Learning to drive with a heart condition

Young male driver holding a L sign sitting in his car

When you turn 17 years old you may want to learn to drive. The Driver and Vehicle Licensing Agency (DVLA) makes it clear which conditions prevent you from getting a license. 

Can I drive with my heart condition?

Usually, having a congenital heart condition won’t stop you learning how to drive. But when you apply for your driving license, you must tell the DVLA.

The DLVA has a list of common heart conditions, including congenital conditions, which gives information on whether you need to tell the DVLA about your condition, and if it might mean you can't drive. There is also a similar list covering other health conditions, treatments and symptoms, which may have information relevant to your situation. If you are unsure about anything, it’s best to contact the DVLA directly.

You shouldn’t drive if you suffer from a medical condition that might suddenly cause you to lose control while driving, or if you cannot safely control your vehicle for any reason.

Stop driving and always seek advice from your doctor immediately if you experience episodes of dizziness, fainting or blackouts.

Getting car insurance

Unfortunately, you may find your car insurance is higher because of your age and possibly also your heart condition.

You should always let your car insurance company know about your heart condition and any changes in your medication, including treatment that you’ve had. If you don’t, your car insurance may not be valid.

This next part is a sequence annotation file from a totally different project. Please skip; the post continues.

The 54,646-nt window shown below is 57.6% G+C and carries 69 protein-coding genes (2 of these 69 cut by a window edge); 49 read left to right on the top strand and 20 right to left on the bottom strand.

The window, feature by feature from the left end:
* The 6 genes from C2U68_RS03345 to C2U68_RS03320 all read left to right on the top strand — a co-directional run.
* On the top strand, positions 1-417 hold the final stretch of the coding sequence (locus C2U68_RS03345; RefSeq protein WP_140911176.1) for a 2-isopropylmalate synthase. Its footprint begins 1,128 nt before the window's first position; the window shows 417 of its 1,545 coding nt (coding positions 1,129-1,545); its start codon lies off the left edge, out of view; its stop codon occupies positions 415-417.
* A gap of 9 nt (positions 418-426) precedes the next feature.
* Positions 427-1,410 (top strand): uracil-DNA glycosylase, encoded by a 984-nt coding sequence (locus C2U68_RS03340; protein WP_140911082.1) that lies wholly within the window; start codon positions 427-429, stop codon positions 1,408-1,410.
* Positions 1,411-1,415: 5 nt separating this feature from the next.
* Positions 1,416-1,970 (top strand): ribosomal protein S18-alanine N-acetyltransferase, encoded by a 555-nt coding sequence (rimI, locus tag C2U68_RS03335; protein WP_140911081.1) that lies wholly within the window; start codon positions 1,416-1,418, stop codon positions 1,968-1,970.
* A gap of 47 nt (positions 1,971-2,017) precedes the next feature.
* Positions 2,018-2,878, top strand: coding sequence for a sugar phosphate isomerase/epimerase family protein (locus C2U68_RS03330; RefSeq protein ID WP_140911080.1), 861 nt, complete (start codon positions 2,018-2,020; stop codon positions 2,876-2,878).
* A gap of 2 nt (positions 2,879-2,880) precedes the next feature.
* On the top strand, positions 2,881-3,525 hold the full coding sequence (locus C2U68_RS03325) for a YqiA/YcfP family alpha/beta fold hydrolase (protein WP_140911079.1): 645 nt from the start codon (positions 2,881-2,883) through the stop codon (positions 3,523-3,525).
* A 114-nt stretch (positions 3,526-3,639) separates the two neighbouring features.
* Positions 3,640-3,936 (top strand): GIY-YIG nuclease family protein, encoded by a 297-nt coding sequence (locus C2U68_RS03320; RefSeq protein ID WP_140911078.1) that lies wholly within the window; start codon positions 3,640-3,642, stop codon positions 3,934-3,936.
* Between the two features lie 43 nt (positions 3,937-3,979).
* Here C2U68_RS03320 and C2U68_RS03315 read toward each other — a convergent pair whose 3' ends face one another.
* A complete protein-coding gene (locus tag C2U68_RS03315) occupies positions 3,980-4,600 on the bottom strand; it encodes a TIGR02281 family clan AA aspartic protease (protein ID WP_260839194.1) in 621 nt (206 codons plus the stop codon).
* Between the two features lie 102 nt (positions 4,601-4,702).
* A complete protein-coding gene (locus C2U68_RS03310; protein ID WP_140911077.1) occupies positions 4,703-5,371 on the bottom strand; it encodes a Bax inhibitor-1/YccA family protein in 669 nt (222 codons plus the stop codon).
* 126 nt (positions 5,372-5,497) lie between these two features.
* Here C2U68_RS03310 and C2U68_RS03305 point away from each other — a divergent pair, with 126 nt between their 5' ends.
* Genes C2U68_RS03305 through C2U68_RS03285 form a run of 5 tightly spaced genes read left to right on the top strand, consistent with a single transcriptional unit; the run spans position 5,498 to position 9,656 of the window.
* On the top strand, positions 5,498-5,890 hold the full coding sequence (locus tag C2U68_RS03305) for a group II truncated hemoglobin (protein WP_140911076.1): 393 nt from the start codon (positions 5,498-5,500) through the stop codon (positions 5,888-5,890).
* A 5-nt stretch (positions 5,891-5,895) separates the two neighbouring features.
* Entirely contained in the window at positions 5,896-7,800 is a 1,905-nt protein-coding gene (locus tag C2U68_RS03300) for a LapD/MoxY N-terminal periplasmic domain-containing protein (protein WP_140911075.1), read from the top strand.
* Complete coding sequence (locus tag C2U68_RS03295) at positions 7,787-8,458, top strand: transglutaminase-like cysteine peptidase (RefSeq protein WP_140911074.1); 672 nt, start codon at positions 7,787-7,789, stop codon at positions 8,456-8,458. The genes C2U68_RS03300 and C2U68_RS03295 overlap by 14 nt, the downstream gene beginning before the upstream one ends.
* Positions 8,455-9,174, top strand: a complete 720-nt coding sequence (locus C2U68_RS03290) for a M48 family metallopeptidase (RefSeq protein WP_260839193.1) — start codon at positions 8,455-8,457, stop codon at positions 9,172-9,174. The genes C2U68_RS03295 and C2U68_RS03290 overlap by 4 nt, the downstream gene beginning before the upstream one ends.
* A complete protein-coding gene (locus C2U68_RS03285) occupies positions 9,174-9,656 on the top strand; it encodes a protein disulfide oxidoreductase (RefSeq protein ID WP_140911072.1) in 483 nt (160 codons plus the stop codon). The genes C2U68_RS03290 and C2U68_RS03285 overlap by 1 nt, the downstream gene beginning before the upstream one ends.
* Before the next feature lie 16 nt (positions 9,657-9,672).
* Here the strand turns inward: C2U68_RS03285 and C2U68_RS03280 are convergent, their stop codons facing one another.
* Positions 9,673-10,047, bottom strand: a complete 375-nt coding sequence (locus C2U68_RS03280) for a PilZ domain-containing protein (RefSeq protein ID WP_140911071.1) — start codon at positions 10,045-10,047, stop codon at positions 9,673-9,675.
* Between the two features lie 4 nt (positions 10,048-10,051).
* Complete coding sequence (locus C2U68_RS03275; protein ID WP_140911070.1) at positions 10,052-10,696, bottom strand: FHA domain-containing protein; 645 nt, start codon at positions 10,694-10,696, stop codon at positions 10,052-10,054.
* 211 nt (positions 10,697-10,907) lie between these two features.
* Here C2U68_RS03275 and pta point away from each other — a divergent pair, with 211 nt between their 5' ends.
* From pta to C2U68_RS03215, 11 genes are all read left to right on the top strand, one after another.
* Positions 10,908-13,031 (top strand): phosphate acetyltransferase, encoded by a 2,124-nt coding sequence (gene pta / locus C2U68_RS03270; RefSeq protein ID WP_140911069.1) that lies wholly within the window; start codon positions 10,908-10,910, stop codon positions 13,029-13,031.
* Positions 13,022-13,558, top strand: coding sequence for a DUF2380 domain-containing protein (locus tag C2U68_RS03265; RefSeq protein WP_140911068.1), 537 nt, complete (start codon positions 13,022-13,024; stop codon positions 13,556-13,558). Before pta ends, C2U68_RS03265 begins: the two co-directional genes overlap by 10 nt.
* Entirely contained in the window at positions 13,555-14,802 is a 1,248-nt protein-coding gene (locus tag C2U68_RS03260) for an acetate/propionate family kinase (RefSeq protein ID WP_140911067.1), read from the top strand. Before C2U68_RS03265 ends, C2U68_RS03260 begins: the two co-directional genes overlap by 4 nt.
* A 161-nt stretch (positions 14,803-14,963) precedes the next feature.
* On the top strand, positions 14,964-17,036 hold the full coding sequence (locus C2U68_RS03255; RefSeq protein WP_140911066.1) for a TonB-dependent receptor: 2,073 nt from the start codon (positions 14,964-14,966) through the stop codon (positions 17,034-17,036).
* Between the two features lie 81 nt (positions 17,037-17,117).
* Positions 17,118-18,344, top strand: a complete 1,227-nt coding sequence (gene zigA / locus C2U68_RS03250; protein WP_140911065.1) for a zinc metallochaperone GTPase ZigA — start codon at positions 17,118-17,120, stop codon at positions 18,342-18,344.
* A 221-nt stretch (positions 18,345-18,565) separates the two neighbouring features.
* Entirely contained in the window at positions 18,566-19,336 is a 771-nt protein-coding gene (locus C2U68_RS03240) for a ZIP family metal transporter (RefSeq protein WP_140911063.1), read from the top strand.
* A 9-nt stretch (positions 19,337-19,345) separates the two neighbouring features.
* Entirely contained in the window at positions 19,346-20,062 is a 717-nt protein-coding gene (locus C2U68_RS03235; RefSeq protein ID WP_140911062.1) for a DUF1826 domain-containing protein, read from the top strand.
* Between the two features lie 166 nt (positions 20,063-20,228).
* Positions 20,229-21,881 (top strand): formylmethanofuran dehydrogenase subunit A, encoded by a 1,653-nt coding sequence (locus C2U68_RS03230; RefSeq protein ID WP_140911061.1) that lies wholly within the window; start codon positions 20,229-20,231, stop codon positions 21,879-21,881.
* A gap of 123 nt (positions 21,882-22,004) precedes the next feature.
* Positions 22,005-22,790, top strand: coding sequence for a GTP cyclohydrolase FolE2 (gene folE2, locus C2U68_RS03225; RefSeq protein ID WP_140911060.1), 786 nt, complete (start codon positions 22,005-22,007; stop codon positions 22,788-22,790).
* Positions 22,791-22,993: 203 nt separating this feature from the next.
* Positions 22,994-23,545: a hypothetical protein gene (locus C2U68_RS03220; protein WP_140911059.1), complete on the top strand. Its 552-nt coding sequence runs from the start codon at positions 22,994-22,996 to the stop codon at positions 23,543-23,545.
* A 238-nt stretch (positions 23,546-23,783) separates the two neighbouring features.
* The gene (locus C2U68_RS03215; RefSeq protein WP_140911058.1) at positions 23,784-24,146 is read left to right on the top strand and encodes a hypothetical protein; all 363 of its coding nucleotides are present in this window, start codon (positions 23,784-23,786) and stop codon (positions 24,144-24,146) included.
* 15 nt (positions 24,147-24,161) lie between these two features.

Even if you have a bump in the car that wasn’t your fault and is nothing to do with your condition, they may refuse to pay out if they find you haven’t told them everything.

Can I get a Blue Badge?

If you can’t walk far without getting breathless or tired, either because of your heart condition or any physical disabilities you may have, it’s worth checking whether you're entitled to a blue badge. This is a special badge that you display in your windscreen and it allows you to park closer to your destination.

You could also apply for a mobility scheme if your mobility is limited.

Driving while on medication

Make sure you complete any journeys before taking any medications that could make you feel drowsy. You should never drive unless you feel fully alert.

Do you want to meet other young people like you?

Are you aged between 13 and 19 with a heart condition and living in the UK? You can join [email protected] absolutely free!

[email protected] is a great way to get help and support and meet other young heart patients at great events.

Find out more